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Economic and Fiscal Impacts of Texas’ Moving Media Industry

How Texas Compares with Other States in the Moving Media Industry

Feature Films and Television Shows

In 2006, the Motion Picture Association of America (MPAA) prepared an economic impact study for film production in the United States.9 This study examined 699 motion picture and television shows produced across 50 states during 2005, the top states being California, New York and Nevada. In 2005, the state of Texas produced 16 feature films, the same amount produced by Utah.

Table 1

Motion Pictures and Television Shows Produced in 2005
State Number of Shows
California 365
New York 281
Nevada 237
Arizona 97
North Carolina 64
Montana 36
New Jersey 24
Louisiana 23
New Mexico 22
Illinois 21

Source: MPAA, 2006

The International Alliance of Theatrical Stage Employees (IATSE), whose membership includes motion picture technicians, states, “IATSE film, television and commercial workers in Texas earned in excess of $15 million per year in 2004 and 2005.10 In 2006, the first real downturn showed when the IATSE-eligible wage dropped to $13 million. The Writers’ Guild of America Strike in 2007 sharpened the downturn, dropping total wages earned to $12 million. Projections for 2008 are just under $11 million, based on numbers available through June 30, 2008. Production-based wages fell about 30 percent during the last three years.11

Texas-based talent agents have seen a downturn in the production industry. One agency representative stated, “We’ve already lost some of our support staff with crew relocating to other states, and now, talent are talking about either getting out of the business or moving to find opportunities for better-paying jobs.” Another agency says they are sending more talent than ever for auditions in surrounding states. “Of the 115 film and TV actors I represent in Texas, over 75 have traveled to Louisiana or New Mexico for work opportunities. They bolster the economies of other states while living away from their families to work in their chosen field.  We need to bring the work back to Texas.”

The motion picture and television industry in California generated $42.2 billion of economic activity in 2006, according to the MPAA (see Table 2). About 266,000 people were directly employed in this industry with an average salary of $80,600, and another 500,000 workers were indirectly employed.

Table 2

The Economic Benefit of Motion Pictures and Television Shows, 2006
State Economic Impact Rank
California $42.2 billion 1
New York $1.5 billion 2
New Mexico $780 million 3
Louisiana $400 million 4
North Carolina $300 million 5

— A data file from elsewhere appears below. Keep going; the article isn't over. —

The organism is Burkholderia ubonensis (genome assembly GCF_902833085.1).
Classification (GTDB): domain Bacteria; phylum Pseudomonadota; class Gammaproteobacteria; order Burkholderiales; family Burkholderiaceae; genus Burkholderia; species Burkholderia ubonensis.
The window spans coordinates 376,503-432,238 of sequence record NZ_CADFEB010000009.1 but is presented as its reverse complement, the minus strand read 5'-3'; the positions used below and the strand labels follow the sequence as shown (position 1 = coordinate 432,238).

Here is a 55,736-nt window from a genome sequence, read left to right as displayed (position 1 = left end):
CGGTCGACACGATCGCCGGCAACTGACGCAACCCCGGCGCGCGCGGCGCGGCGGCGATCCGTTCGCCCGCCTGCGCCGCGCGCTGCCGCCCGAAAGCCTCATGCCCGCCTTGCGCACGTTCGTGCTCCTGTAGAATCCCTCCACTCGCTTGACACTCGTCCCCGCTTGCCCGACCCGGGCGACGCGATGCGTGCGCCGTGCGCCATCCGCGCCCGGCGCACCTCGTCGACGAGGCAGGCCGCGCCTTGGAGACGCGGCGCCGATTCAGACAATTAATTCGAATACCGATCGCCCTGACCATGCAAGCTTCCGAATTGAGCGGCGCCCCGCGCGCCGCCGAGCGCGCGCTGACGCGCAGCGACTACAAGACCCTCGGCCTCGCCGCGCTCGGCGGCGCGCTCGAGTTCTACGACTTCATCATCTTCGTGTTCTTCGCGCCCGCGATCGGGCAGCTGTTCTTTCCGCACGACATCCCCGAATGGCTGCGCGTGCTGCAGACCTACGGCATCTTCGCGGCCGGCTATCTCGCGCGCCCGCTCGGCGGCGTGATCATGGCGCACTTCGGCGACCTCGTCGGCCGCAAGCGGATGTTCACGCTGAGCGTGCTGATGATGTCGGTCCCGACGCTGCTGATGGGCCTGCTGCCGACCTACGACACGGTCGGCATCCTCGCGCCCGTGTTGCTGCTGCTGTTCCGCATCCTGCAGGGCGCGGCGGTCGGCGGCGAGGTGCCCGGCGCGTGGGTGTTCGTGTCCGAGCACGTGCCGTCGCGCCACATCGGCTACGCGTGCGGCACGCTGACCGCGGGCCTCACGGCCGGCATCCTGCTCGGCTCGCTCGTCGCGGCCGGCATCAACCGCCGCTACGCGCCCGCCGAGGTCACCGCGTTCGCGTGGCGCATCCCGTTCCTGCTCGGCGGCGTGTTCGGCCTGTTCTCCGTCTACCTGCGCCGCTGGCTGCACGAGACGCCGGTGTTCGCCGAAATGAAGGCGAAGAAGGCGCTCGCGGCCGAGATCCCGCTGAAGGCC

Arizona $107 million 6
Nevada $102.5 million 7
Illinois $100 million 8
New Jersey $83 million 9
Montana $81.4 million 10

Source: Estimated economic benefit taken from the 2006 MPAA Economic Impact report, based on film commission estimates.

In 2006, New York City hosted the highest number of film, television, commercial and music video shoots ever. The entire state realized about $1.5 billion of economic benefits from film and television production, according to the MPAA. About 90 percent of the 250 feature films were independent productions. With a newly enacted 30 percent production tax credit at the state level, combined with an existing 5 percent credit for New York City-based production, New York State’s share of the moving media industry is likely to increase substantially in the years ahead.

Nevada benefits from both television and film productions set in locations ranging from the casino locale of Las Vegas to the remote ghost town of Rhylolite. In 2005, the state’s economy thrived as the motion picture and television show industry contributed 3,210 workdays to the economy.

Although the MPAA did not profile Texas and the economic impact by the motion picture and television show industry, the Texas Film Commission estimates spending for film and television at $87 million for 2007 (see discussion below). What’s more, at the 2007 Golden Globes, four films set or shot in the state of Texas – “No Country for Old Men,” “There Will be Blood,” “Charlie Wilson’s War” and “The Great Debaters” – received awards. However, “The Great Debaters” was filmed largely in Louisiana, while “No Country for Old Men” was filmed primarily in New Mexico. Both states have been extremely aggressive in luring Hollywood productions.

The Louisiana film incentives program, enacted in 2002, has created a significant level of activity in the state. According to the Texas Film Commission, both Louisiana and New Mexico have realized a compound annual employment growth of 23 percent per year in moving media production. A recent study by Economics Research Associates claims Louisiana now has the third highest film concentration in the United States behind California and New York.12

In Texas, the outlook for television production is mixed. “Prison Break,” a popular television series on the Fox Network, relocated from Texas to Los Angeles with the upcoming season. The show has filmed 35 episodes in North Texas bringing almost $50 million dollars to the area. The average episode costs about $1.4 million dollars and employs around 600 people. On the plus side, “Friday Night Lights,” currently filmed in Austin, has decided to remain in Texas after considering other locations.

Table 3 presents employment and payroll data from the 2002 Economic Census, the latest available. Without question, when the 2007 Census is released, the numbers and state rankings will likely be quite different, with Nevada, New Mexico and Louisiana appearing among the leaders.